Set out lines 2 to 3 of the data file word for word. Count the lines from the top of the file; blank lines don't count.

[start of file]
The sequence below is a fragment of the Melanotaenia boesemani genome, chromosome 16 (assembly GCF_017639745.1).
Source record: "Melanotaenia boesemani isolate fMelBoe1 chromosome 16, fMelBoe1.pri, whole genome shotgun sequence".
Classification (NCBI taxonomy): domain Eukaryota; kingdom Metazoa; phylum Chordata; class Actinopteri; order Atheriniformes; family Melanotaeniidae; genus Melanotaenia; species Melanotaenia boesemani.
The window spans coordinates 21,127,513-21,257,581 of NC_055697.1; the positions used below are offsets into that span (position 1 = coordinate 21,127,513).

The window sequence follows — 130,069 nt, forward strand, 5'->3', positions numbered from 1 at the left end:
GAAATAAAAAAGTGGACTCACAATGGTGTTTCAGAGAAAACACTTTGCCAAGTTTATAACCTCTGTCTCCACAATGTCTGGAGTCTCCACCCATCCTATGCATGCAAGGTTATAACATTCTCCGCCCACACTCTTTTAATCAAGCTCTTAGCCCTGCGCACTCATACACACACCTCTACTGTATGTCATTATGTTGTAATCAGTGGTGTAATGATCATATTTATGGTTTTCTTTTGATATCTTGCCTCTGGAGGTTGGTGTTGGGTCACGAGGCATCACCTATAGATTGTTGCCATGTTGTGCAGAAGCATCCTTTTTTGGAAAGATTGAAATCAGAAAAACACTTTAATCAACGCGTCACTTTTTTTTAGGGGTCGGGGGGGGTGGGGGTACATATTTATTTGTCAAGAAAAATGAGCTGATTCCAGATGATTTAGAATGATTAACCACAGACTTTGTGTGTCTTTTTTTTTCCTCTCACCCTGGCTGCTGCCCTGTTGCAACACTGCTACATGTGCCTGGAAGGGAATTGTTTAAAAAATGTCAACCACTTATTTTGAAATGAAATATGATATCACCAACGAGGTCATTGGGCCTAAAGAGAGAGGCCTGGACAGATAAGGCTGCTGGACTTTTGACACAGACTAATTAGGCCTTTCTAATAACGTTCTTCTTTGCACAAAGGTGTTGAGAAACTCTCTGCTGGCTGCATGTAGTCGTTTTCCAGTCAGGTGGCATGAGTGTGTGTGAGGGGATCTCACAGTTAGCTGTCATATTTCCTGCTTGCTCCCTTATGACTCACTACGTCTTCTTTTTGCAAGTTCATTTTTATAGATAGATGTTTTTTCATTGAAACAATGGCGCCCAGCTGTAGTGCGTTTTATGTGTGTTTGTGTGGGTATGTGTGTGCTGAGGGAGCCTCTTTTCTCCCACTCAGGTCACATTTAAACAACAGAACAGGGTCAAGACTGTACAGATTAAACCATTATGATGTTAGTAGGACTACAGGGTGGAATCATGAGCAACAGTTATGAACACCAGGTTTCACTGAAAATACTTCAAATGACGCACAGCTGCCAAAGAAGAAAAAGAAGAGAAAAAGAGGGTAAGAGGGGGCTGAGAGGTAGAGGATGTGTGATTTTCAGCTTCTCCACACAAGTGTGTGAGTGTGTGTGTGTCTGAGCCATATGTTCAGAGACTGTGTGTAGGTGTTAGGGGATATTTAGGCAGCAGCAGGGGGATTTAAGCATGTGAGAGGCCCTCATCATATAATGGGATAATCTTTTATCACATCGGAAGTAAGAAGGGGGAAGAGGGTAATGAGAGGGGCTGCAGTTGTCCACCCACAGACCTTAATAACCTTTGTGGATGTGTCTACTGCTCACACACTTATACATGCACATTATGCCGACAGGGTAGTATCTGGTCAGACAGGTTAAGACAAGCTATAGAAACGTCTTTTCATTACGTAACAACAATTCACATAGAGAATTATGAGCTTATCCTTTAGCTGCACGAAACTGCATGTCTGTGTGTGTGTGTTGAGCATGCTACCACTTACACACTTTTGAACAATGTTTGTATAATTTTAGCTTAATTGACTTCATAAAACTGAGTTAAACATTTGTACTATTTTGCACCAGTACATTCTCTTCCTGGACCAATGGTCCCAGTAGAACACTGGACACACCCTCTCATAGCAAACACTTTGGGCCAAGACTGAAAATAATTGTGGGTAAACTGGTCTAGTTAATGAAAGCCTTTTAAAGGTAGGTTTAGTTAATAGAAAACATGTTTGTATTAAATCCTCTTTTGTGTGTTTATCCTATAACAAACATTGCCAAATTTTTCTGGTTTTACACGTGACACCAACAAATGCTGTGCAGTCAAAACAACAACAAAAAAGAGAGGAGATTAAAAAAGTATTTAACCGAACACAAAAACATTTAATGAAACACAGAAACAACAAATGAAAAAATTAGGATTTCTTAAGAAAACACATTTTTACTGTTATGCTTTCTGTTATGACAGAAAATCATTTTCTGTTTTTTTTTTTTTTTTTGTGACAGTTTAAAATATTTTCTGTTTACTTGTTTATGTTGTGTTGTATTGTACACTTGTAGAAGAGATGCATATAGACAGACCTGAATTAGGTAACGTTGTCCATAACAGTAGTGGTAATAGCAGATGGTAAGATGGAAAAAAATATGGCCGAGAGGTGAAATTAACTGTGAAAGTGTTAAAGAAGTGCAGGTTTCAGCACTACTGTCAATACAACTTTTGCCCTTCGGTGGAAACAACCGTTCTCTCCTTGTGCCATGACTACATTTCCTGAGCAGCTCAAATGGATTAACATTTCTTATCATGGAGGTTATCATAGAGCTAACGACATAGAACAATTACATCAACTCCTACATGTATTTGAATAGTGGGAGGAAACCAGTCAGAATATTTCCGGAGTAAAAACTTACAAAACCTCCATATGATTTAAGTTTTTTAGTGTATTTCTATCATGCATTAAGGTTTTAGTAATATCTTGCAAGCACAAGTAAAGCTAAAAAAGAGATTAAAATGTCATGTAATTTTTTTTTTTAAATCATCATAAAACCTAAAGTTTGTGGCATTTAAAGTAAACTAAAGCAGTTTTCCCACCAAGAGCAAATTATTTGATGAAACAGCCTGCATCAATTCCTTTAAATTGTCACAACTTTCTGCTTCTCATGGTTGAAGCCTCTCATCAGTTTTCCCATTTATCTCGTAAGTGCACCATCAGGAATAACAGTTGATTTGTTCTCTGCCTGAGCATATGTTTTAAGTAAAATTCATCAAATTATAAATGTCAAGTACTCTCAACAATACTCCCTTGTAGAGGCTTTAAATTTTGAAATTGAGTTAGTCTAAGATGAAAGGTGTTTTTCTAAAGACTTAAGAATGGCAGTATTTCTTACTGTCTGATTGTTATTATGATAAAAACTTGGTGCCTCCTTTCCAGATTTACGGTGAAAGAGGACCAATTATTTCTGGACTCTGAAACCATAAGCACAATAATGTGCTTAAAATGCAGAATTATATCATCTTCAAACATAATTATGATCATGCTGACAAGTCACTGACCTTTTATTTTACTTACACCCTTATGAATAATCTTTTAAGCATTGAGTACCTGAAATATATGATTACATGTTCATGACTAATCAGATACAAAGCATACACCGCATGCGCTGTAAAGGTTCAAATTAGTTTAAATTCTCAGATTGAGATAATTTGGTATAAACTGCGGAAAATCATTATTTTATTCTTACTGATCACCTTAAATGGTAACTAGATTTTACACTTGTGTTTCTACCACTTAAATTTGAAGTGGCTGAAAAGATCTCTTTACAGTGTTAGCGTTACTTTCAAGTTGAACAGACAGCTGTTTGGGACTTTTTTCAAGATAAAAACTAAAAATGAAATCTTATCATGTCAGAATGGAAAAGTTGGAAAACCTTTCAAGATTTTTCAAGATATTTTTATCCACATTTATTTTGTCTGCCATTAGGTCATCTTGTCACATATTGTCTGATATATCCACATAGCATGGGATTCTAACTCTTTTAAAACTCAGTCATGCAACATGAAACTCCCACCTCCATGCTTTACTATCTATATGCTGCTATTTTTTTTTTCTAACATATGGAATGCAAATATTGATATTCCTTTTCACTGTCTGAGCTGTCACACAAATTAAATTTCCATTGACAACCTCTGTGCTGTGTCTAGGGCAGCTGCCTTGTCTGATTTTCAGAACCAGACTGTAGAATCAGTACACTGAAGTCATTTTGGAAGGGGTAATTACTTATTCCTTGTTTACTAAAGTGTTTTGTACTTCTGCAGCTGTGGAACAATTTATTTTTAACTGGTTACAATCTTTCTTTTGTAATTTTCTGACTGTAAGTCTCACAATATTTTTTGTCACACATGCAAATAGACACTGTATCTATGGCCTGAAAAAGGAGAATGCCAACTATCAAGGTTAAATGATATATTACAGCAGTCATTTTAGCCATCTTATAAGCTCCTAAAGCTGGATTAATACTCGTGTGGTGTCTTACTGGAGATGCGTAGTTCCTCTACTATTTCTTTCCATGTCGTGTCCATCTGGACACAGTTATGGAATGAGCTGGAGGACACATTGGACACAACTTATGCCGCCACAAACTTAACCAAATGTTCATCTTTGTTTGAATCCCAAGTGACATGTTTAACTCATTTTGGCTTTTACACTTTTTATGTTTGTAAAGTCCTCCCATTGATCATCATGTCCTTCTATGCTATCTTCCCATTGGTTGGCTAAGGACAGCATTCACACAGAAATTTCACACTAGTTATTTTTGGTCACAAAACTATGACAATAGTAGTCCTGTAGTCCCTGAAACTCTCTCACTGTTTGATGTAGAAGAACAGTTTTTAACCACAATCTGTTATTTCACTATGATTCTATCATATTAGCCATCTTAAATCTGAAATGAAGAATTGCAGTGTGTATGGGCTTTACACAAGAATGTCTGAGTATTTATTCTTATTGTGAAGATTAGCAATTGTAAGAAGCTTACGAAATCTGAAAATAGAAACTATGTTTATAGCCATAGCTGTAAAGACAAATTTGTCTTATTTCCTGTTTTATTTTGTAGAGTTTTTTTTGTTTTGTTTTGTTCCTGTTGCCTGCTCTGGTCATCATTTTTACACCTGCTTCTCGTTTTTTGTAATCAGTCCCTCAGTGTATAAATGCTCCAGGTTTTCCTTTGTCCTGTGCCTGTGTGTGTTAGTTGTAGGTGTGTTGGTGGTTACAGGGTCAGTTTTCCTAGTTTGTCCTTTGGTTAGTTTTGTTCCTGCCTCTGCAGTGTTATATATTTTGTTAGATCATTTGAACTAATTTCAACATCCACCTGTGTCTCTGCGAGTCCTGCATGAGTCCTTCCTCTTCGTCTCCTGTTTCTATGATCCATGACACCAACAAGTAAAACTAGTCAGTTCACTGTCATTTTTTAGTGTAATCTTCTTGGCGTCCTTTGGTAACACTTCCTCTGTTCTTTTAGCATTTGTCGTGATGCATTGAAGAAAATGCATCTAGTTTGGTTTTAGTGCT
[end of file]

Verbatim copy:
Source record: "Melanotaenia boesemani isolate fMelBoe1 chromosome 16, fMelBoe1.pri, whole genome shotgun sequence".
Classification (NCBI taxonomy): domain Eukaryota; kingdom Metazoa; phylum Chordata; class Actinopteri; order Atheriniformes; family Melanotaeniidae; genus Melanotaenia; species Melanotaenia boesemani.